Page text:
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Govt plans microlenders' regulatory bill

NEW DELHI (Reuters) - The government proposes to introduce a bill to regulate microfinance institutions, accused of aggressive loan recovery practices, a junior finance minister said on Tuesday.

A worker string beads into necklaces inside her house in a slum area in Mumbai October 27, 2010. REUTERS/Danish Siddiqui

The move follows tight scrutiny of the fast-growing, largely unregulated, small loans sector after fears of large-scale defaults due to high interest rates and reports of suicides due to mounting debt.

“The Department of Financial Services proposes to introduce the Micro Finance (Development & Regulation) Bill, 2010, after taking into account the views of RBI (Reserve Bank of India) and the Malegam Committee recommendations,” Namo Narain Meena said in a written reply in the upper house of parliament.

The Malegam committee, headed by Reserve Bank official Y.H. Malegam, will look into various issues,” including ways and means of making interest rates charged by them (MFIs) reasonable,” Meena said.

The committee is expected to submit its recommendations in three months.

Microfinance loans can be as low as 2,000 rupees ($44) at interest rates that can top 30 percent. Borrowers use the cash for various ventures such as buying livestock or opening a tea stall.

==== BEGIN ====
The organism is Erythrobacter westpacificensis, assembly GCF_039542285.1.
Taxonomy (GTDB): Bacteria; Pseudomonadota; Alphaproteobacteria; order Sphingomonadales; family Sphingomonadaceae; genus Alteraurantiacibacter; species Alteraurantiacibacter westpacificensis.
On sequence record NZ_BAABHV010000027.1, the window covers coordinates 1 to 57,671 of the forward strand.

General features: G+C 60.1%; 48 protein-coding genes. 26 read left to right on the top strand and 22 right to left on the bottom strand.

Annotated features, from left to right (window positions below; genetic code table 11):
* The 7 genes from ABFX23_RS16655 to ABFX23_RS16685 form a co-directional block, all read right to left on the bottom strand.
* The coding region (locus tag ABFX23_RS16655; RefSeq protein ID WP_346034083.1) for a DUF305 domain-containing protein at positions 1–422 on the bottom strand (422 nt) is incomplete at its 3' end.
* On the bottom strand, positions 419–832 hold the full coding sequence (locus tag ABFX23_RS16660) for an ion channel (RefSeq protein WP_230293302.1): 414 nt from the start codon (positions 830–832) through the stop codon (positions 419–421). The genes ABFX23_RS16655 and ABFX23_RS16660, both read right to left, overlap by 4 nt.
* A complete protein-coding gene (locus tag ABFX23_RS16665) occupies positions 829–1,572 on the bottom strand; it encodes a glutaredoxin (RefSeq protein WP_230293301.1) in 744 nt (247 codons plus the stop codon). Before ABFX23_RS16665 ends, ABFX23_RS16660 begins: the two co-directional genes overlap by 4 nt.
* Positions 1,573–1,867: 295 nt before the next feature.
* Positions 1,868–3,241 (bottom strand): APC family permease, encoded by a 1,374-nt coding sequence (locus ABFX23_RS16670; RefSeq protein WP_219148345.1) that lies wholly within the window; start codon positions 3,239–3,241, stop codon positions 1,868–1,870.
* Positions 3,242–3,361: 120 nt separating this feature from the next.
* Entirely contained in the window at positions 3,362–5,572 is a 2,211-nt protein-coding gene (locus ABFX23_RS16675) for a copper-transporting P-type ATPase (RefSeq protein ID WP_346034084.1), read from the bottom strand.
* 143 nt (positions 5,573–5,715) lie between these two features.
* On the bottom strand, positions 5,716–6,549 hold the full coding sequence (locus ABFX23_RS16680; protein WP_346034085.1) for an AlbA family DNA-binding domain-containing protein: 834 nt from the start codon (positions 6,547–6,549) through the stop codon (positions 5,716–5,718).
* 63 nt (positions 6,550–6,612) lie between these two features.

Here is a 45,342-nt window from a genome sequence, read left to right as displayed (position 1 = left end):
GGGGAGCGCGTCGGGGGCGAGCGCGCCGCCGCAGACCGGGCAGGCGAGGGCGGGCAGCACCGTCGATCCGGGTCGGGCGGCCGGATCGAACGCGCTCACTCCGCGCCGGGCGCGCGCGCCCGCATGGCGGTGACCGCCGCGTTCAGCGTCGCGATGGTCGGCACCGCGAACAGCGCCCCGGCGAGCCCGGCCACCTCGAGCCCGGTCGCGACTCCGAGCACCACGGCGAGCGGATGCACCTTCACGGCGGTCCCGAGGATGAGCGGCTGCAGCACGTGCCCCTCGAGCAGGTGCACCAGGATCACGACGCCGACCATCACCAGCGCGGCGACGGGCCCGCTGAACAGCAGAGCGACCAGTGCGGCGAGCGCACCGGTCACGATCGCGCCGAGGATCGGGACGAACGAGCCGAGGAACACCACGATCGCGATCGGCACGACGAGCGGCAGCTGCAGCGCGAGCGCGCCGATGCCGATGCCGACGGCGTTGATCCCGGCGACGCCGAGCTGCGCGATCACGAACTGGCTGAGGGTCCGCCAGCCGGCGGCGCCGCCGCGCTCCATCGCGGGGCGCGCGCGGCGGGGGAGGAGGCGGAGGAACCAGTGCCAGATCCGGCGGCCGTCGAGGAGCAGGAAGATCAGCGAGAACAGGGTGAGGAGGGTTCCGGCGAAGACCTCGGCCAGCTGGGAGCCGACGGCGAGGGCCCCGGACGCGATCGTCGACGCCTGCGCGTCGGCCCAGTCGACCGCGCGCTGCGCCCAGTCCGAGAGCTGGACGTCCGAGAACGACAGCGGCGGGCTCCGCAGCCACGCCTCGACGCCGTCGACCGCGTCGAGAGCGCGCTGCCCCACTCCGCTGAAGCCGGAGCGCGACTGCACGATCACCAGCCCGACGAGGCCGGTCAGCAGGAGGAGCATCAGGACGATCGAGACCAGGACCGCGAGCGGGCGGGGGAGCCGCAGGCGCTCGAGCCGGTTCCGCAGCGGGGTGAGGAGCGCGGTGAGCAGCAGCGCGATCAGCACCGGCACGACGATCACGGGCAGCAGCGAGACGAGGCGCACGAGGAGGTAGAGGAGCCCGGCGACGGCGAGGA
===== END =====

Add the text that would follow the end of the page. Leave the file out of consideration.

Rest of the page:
India’s central bank currently does not regulate interest rates charged by microlenders, but issues a fair practice code on interest rates to non-banking financial companies.

Orissa government said last Friday it would look into lending to the poor, joining Andhra Pradesh which last month tightened rules.

“A for-profit MFI should be regulated like any other money lender and there should be good money lending legislation in every state,” The Economic Times quoted Y.V.Reddy, a former central bank governor as saying on Tuesday.

Indian rating agency CRISIL on Monday put 12 microfinance institutions on a negative ratings watch, saying the recent ordinance in southern India was reducing profits and would make it harder for the firms to attract funds.

The sector surged to prominence when George Soros-backed SKS Microfinance raised $358 million in an initial public offering in August, becoming the first such firm in the country to go public.

Reporting by Manoj Kumar and Anurag Kotoky; editing by Malini Menon